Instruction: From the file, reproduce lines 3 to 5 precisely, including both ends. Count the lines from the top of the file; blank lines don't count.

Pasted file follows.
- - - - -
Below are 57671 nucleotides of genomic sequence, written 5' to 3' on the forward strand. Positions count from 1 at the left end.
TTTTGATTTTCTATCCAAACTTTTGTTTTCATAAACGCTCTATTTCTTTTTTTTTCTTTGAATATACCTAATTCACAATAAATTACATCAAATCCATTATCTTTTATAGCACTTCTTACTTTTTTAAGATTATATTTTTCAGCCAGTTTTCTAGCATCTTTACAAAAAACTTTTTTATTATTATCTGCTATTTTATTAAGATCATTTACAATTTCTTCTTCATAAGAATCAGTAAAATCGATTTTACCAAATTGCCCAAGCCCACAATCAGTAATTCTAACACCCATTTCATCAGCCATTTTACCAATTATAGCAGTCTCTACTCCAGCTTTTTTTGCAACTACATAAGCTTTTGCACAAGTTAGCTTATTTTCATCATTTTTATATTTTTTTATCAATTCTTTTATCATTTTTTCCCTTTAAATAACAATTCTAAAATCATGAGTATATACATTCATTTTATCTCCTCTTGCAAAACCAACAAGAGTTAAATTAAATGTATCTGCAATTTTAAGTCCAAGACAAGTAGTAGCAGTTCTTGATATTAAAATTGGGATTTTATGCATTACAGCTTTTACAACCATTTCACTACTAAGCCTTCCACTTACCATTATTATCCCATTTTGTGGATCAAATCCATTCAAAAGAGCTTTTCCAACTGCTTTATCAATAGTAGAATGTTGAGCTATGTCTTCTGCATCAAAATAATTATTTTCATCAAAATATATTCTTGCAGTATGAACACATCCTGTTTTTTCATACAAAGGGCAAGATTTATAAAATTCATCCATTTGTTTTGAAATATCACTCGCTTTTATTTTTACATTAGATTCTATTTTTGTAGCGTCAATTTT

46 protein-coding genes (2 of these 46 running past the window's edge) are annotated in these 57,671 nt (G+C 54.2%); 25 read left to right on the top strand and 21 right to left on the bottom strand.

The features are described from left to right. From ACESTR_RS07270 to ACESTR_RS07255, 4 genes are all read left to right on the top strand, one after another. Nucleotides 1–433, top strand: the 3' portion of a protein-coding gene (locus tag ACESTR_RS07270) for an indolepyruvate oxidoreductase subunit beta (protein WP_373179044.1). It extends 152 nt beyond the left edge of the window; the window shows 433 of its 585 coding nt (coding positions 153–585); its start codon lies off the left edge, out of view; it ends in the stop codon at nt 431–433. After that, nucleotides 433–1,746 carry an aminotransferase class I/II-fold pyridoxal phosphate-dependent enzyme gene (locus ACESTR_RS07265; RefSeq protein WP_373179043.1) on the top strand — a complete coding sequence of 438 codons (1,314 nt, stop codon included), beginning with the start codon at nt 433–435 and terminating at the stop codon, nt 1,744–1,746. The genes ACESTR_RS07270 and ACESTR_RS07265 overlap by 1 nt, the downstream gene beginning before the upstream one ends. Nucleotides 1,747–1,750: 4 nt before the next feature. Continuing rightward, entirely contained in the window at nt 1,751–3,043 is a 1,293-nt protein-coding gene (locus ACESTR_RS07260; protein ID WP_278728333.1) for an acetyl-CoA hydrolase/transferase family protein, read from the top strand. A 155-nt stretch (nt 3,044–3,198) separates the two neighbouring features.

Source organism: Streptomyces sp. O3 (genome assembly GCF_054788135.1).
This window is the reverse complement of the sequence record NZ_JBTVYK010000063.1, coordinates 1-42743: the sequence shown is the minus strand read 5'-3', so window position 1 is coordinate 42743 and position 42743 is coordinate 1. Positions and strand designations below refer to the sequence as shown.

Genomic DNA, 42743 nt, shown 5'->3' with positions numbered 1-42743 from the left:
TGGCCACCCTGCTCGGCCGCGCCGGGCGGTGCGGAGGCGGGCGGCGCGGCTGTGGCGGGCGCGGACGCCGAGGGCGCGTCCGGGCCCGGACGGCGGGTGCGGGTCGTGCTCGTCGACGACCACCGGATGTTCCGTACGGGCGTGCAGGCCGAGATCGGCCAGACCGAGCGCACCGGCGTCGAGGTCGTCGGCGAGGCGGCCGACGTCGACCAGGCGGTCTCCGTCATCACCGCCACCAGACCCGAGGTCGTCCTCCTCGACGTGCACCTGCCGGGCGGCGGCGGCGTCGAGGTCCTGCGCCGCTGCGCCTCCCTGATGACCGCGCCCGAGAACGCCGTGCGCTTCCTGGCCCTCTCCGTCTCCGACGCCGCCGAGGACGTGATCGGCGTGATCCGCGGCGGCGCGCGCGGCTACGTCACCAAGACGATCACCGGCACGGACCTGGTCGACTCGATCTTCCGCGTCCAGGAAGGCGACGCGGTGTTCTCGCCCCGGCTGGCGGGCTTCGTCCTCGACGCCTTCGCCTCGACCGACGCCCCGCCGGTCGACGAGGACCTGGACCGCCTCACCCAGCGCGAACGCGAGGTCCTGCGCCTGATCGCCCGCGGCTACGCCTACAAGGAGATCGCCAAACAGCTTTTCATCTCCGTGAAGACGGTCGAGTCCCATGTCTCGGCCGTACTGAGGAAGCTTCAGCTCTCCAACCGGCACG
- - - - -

46 protein-coding genes (2 of these 46 running past the window's edge) are annotated in these 57,671 nt (G+C 54.2%); 25 read left to right on the top strand and 21 right to left on the bottom strand.

The features are described from left to right. From ACESTR_RS07270 to ACESTR_RS07255, 4 genes are all read left to right on the top strand, one after another. Nucleotides 1–433, top strand: the 3' portion of a protein-coding gene (locus tag ACESTR_RS07270) for an indolepyruvate oxidoreductase subunit beta (protein WP_373179044.1). It extends 152 nt beyond the left edge of the window; the window shows 433 of its 585 coding nt (coding positions 153–585); its start codon lies off the left edge, out of view; it ends in the stop codon at nt 431–433. After that, nucleotides 433–1,746 carry an aminotransferase class I/II-fold pyridoxal phosphate-dependent enzyme gene (locus ACESTR_RS07265; RefSeq protein WP_373179043.1) on the top strand — a complete coding sequence of 438 codons (1,314 nt, stop codon included), beginning with the start codon at nt 433–435 and terminating at the stop codon, nt 1,744–1,746. The genes ACESTR_RS07270 and ACESTR_RS07265 overlap by 1 nt, the downstream gene beginning before the upstream one ends. Nucleotides 1,747–1,750: 4 nt before the next feature. Continuing rightward, entirely contained in the window at nt 1,751–3,043 is a 1,293-nt protein-coding gene (locus ACESTR_RS07260; protein ID WP_278728333.1) for an acetyl-CoA hydrolase/transferase family protein, read from the top strand. A 155-nt stretch (nt 3,044–3,198) separates the two neighbouring features.

Source organism: Streptomyces sp. O3 (genome assembly GCF_054788135.1).